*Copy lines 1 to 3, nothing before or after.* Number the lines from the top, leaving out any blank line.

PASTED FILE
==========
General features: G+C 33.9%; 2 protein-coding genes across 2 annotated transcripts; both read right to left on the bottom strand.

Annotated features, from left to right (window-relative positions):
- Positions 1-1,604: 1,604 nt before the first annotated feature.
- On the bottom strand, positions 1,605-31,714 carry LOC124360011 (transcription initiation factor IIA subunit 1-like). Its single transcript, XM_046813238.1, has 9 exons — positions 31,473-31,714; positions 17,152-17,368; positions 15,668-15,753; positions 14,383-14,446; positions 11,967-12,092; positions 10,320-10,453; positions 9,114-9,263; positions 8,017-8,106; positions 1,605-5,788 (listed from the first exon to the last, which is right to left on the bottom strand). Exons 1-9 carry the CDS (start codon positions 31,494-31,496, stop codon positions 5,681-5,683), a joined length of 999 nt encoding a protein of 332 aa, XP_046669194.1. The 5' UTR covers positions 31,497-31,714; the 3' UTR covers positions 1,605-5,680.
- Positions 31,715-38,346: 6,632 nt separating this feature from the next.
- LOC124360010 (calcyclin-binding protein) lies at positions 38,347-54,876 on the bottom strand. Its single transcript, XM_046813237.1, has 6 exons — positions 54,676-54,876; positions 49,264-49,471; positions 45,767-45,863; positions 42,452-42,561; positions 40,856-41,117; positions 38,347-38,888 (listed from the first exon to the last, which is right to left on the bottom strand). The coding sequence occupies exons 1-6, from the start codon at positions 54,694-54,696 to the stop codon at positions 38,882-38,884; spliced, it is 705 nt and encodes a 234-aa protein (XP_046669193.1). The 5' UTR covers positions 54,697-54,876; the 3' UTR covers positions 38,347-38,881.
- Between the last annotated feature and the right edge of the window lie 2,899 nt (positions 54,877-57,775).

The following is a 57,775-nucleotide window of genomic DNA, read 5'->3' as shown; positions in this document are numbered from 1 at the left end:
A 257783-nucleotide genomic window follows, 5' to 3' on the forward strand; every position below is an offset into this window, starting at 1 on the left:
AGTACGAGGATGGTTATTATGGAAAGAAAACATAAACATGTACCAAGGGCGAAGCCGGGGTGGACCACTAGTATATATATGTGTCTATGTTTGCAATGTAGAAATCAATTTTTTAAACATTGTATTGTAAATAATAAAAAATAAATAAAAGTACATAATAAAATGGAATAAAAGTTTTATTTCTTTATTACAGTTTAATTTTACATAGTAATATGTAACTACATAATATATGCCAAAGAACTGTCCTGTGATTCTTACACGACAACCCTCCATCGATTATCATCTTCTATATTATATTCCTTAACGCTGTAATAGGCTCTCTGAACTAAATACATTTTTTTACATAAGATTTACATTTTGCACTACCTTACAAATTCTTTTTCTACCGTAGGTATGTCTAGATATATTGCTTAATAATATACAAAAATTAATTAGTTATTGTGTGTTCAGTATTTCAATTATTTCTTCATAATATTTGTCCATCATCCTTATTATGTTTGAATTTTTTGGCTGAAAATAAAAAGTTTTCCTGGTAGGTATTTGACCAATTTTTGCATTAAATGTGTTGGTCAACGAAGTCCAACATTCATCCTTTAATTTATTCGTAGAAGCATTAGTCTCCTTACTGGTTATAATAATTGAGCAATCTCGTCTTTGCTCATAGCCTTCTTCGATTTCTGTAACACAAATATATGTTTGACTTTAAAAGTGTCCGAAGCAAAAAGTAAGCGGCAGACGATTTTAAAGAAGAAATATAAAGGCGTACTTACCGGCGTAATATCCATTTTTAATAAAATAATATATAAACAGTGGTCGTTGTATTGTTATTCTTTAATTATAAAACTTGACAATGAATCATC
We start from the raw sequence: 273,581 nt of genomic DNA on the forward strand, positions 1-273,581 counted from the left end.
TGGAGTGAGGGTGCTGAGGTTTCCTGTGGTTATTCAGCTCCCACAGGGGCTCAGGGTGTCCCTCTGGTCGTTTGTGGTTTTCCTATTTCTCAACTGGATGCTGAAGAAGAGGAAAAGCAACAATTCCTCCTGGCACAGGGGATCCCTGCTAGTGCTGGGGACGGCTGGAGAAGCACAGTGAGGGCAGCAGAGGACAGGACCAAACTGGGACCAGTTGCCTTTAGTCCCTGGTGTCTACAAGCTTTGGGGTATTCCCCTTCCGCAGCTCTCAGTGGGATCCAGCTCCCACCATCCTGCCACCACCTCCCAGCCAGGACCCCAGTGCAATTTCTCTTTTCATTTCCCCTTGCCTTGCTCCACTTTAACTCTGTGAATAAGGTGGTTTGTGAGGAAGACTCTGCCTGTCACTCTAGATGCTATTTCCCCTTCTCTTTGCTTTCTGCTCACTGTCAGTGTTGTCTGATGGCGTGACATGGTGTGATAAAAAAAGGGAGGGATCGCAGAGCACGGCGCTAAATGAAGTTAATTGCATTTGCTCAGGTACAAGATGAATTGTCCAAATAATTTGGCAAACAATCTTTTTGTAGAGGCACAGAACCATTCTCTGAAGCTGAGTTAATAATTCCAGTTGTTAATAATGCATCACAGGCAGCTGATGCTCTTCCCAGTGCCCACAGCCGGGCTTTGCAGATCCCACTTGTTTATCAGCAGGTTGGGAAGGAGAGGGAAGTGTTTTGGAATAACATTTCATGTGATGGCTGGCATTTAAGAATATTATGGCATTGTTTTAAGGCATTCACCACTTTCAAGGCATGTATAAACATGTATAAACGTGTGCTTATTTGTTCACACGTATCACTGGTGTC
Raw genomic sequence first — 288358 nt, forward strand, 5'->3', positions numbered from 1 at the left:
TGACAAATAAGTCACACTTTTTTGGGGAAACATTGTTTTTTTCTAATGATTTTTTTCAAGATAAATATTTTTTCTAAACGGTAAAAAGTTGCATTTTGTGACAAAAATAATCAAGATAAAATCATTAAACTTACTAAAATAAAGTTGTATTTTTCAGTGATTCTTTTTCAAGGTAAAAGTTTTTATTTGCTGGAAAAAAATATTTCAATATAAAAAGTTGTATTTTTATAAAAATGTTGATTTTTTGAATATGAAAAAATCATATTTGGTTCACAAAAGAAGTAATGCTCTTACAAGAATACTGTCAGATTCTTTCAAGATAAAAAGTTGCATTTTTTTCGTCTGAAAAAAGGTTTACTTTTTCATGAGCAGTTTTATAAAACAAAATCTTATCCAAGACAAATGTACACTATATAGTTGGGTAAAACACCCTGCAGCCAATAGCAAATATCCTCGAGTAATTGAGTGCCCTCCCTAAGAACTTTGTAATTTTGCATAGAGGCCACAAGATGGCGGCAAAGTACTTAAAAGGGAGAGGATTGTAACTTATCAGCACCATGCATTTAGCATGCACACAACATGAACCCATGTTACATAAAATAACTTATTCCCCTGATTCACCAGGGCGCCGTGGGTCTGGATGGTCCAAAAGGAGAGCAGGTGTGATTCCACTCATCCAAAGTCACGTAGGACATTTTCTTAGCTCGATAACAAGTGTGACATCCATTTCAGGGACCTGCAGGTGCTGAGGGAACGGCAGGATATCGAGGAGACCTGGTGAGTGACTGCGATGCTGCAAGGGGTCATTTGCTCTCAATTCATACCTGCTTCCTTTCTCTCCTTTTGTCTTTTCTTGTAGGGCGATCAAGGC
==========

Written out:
General features: G+C 33.9%; 2 protein-coding genes across 2 annotated transcripts; both read right to left on the bottom strand.

Annotated features, from left to right (window-relative positions):
- Positions 1-1,604: 1,604 nt before the first annotated feature.